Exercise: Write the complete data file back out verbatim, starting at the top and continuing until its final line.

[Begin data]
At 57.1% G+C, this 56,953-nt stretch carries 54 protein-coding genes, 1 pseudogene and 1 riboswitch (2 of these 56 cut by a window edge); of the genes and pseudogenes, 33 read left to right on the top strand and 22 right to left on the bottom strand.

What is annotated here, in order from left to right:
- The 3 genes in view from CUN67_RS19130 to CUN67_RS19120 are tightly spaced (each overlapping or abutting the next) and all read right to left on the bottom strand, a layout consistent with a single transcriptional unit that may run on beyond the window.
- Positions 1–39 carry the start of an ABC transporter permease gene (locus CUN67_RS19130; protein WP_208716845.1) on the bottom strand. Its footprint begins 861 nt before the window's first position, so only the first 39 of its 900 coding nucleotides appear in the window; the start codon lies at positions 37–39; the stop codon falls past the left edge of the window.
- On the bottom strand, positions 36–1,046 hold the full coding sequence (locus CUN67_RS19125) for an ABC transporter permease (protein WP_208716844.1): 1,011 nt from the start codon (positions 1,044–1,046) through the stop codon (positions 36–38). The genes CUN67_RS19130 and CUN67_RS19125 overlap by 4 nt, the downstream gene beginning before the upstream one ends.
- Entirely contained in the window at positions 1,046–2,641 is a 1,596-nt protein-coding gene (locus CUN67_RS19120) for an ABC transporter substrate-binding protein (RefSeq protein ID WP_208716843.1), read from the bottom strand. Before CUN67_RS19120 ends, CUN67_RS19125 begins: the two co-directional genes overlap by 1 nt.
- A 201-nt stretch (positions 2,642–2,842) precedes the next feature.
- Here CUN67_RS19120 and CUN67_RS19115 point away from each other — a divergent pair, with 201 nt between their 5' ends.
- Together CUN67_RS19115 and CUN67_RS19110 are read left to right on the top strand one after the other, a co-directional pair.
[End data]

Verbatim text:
At 57.1% G+C, this 56,953-nt stretch carries 54 protein-coding genes, 1 pseudogene and 1 riboswitch (2 of these 56 cut by a window edge); of the genes and pseudogenes, 33 read left to right on the top strand and 22 right to left on the bottom strand.

What is annotated here, in order from left to right:
- The 3 genes in view from CUN67_RS19130 to CUN67_RS19120 are tightly spaced (each overlapping or abutting the next) and all read right to left on the bottom strand, a layout consistent with a single transcriptional unit that may run on beyond the window.
- Positions 1–39 carry the start of an ABC transporter permease gene (locus CUN67_RS19130; protein WP_208716845.1) on the bottom strand. Its footprint begins 861 nt before the window's first position, so only the first 39 of its 900 coding nucleotides appear in the window; the start codon lies at positions 37–39; the stop codon falls past the left edge of the window.
- On the bottom strand, positions 36–1,046 hold the full coding sequence (locus CUN67_RS19125) for an ABC transporter permease (protein WP_208716844.1): 1,011 nt from the start codon (positions 1,044–1,046) through the stop codon (positions 36–38). The genes CUN67_RS19130 and CUN67_RS19125 overlap by 4 nt, the downstream gene beginning before the upstream one ends.
- Entirely contained in the window at positions 1,046–2,641 is a 1,596-nt protein-coding gene (locus CUN67_RS19120) for an ABC transporter substrate-binding protein (RefSeq protein ID WP_208716843.1), read from the bottom strand. Before CUN67_RS19120 ends, CUN67_RS19125 begins: the two co-directional genes overlap by 1 nt.
- A 201-nt stretch (positions 2,642–2,842) precedes the next feature.
- Here CUN67_RS19120 and CUN67_RS19115 point away from each other — a divergent pair, with 201 nt between their 5' ends.
- Together CUN67_RS19115 and CUN67_RS19110 are read left to right on the top strand one after the other, a co-directional pair.